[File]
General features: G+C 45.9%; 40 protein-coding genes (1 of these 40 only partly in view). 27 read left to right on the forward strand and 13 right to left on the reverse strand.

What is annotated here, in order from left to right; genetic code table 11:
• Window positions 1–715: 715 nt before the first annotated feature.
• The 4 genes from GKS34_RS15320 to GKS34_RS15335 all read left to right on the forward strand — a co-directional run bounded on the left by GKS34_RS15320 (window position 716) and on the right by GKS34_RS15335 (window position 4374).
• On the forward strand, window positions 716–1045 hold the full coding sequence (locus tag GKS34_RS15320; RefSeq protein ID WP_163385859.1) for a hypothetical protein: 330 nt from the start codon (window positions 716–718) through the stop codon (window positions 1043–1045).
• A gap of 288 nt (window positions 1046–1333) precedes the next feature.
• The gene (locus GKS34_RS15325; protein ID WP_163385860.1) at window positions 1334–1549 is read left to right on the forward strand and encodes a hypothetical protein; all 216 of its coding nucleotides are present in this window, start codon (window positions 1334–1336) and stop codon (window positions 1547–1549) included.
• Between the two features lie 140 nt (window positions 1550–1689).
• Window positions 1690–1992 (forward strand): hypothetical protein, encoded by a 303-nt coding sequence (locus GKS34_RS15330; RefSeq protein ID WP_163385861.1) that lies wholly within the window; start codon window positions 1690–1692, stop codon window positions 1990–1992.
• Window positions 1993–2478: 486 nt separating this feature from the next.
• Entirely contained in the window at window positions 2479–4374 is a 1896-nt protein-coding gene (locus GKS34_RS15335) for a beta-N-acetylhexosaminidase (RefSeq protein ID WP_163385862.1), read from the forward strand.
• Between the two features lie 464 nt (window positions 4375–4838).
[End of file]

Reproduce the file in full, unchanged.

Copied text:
General features: G+C 45.9%; 40 protein-coding genes (1 of these 40 only partly in view). 27 read left to right on the forward strand and 13 right to left on the reverse strand.

What is annotated here, in order from left to right; genetic code table 11:
• Window positions 1–715: 715 nt before the first annotated feature.
• The 4 genes from GKS34_RS15320 to GKS34_RS15335 all read left to right on the forward strand — a co-directional run bounded on the left by GKS34_RS15320 (window position 716) and on the right by GKS34_RS15335 (window position 4374).
• On the forward strand, window positions 716–1045 hold the full coding sequence (locus tag GKS34_RS15320; RefSeq protein ID WP_163385859.1) for a hypothetical protein: 330 nt from the start codon (window positions 716–718) through the stop codon (window positions 1043–1045).
• A gap of 288 nt (window positions 1046–1333) precedes the next feature.
• The gene (locus GKS34_RS15325; protein ID WP_163385860.1) at window positions 1334–1549 is read left to right on the forward strand and encodes a hypothetical protein; all 216 of its coding nucleotides are present in this window, start codon (window positions 1334–1336) and stop codon (window positions 1547–1549) included.
• Between the two features lie 140 nt (window positions 1550–1689).
• Window positions 1690–1992 (forward strand): hypothetical protein, encoded by a 303-nt coding sequence (locus GKS34_RS15330; RefSeq protein ID WP_163385861.1) that lies wholly within the window; start codon window positions 1690–1692, stop codon window positions 1990–1992.
• Window positions 1993–2478: 486 nt separating this feature from the next.
• Entirely contained in the window at window positions 2479–4374 is a 1896-nt protein-coding gene (locus GKS34_RS15335) for a beta-N-acetylhexosaminidase (RefSeq protein ID WP_163385862.1), read from the forward strand.
• Between the two features lie 464 nt (window positions 4375–4838).